The New Generation of Fathers
The Old Way Vs. The New
When I was pregnant this time around, I learned a valuable lesson: times have changed for men. My husband was laughed at for being obsessed with parenting books, what I did and what I ate. He had every intention of being in the room with me during the labor, and some older dads pointed out that he should do what every other man has done before: paced in the waiting room while I was in there with my mother or alone pushing out his child. Those were the old ways. Unfortunately for my husband, as well meaning as he was, the childbirth process was more gruesome than he anticipated and was sick for the entire time we were in the hospital as a result.
Embarrassingly by the time my new baby came into this world and although this was my second time through this process, my husband was more well versed in technical aspects than I was. He was fully informed on nursing techniques and how he was supposed to help: Moral support and making sure I ate and drank, especially drinking water while nursing. When my son had difficulties in every aspect of the latch, most of which were problems that couldn't be fixed, my husband went out alone after bringing myself and the baby home from the hospital to buy a pump to provide what he felt was the best for our child. He went a little crazy, buying out the baby section also. He brought home a diaper wipes warming, 2 bottle warmers (one for the kitchen and one with an attached cooler for the bedroom.), and laundry baskets for the little one. He also came home with a "post-partum" belly support, because the person in the store told him it was a great idea. He also had the awareness to get one of those hands-free bustiers for the pump. He also bought a "push prize" for me, because he read about it someplace and thought it was a great idea to thank me for bringing his child into the world. For the record it was a Razr Naga. (A gaming mouse with 12 side buttons.)
Even before the child came into this world, he acted much differently than previous generations have. He counted down the days until we were able to register for gifts for our shower. This was a moment he was dying for, and when we went he took control of the "scan gun" and went to town. He made his choices very deliberately, looking at every single item before settling on one and even looked on his phone for reviews. He was into this, which was no surprise for me since he was made for fatherhood. He had originally planned on having a co-ed shower, but the mothers decided tradition was key here and it would be a women only affair. They almost seemed angry and appalled at his suggestion. That wouldn't stop him from being there, and he was very much into the whole thing.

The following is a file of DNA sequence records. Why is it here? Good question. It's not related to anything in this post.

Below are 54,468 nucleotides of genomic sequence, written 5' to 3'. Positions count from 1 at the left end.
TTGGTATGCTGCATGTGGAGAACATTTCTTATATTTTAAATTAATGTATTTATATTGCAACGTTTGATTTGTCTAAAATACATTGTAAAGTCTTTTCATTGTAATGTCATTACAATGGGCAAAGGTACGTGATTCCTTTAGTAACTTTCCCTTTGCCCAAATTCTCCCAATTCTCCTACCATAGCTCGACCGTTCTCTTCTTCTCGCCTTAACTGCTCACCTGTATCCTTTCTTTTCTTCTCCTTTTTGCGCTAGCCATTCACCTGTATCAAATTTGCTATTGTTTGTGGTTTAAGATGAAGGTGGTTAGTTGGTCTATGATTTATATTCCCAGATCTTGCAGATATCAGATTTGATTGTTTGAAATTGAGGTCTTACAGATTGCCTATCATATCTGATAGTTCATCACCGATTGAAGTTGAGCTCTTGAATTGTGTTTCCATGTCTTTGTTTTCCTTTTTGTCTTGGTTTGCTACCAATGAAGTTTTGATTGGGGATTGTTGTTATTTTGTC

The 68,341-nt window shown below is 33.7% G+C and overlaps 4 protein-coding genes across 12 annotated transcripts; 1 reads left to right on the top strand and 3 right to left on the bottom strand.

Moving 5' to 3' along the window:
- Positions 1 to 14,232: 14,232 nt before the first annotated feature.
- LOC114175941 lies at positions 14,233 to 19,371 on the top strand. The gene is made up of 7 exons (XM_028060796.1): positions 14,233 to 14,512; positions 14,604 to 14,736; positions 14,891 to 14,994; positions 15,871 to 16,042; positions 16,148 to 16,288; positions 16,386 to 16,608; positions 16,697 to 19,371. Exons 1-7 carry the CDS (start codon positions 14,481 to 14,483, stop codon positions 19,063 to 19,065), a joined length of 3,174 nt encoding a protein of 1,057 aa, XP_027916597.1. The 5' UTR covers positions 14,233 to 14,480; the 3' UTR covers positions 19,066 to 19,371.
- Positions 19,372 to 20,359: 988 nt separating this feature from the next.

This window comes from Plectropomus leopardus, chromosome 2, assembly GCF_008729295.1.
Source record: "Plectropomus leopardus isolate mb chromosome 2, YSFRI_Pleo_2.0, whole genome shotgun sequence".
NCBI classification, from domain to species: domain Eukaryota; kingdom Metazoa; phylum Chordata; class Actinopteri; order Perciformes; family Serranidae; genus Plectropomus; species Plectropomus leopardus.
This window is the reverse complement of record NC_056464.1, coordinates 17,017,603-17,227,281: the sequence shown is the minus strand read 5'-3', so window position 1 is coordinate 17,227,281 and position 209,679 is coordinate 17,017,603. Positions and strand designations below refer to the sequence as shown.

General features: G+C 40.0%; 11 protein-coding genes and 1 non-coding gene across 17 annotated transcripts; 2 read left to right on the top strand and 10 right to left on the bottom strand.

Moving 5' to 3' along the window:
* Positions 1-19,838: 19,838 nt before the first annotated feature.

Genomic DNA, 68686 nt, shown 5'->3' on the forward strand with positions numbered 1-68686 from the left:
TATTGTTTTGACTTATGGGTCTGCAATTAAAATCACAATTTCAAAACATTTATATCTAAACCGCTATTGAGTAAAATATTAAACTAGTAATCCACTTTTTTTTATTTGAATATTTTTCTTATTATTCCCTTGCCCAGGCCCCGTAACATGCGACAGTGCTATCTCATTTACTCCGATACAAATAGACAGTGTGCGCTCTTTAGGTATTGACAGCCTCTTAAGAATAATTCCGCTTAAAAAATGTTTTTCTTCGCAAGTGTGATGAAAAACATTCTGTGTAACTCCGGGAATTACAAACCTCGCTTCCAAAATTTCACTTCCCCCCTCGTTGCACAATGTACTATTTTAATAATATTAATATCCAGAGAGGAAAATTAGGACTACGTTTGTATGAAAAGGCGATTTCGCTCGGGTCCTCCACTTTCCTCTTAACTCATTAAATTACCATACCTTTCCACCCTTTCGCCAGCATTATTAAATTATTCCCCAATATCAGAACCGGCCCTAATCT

My husband is a very hands-on father. He's not afraid of diaper changes, mostly. He gets up when he needs to sleep for work to help if I need it, because that's more important of a job. He enjoys doing the bath routine, especially when they get to splash together. He loves feedings, and he mostly loves the pre-sleeping cuddle, where our little one enjoys to just sit while cuddles with his monkey blankie and talking until he randomly passes out. He juggles both children perfectly, and he never once says "but you're the woman" to me when it comes to taking care of the children. We still need to teach him how to dress the baby though, he hasn't quite developed that knack of putting clothes on a squirming baby. And his playing catch abilities with our start short stop needs some work too. But I suppose he can't be perfect.
Times have changed. There's a new type of male out there who wants to be active in their child's life. There's still a type that think that all he has to do is make a child and support it, if they even think they have to support it and that raising the child is all on the woman or "baby-makers" as they seem to treat them. But mostly, there's a new type coming in this world who want to be fathers for themselves, not for their wives. They want to be involved and knowledgeable. They are the ones that come home and immediately smile at the chaos, even if they had the worst day ever at work. They are the ones that try to cook dinner and fail miserably at it, but you love them just for trying. At least at that point, they realize they excel at steak and stick to that. Those are the ones that you marry.
Child Rearing, His Way.
While vacuuming for me, my husband was talking to our baby. He told him how fun vacuuming was, and look at all the stuff it picked up. The baby pointed and laughed at the vacuum. He found it to be hilarious. I chuckled at my husband. He looked at me with a serious face and said, "he needs to see me doing this. This is how he will learn that housework isn't all "woman's work". He understands something I've said all along here: you need to show your children how to behave, because they're going to learn by watching you anyways. This was his way of teaching behaviors by showing his beliefs and being a good influence on your the children. Children are sponges that watch their surroundings and learn from that on how to be as they grow. If we showed them bad examples and they grow up following that, we only have ourselves to blame. Not my husband, this was a lesson our boys need to learn.
He uses this principle in all his aspects of raising our children. He shows our older son to open doors and let the women go first. Now, my older son won't let me get into a car without opening the door. I admit it's adorable, but hearing him scream "no my job" as I'm entering into the car every time so I have to wait for him gets a little tiresome. The mix of traditional ideals and more modern ones is a good balance in the way he tries to teach the boys values. Because of him, I know at least 2 boys who will grow up with a positive attitude and a great addition to the community.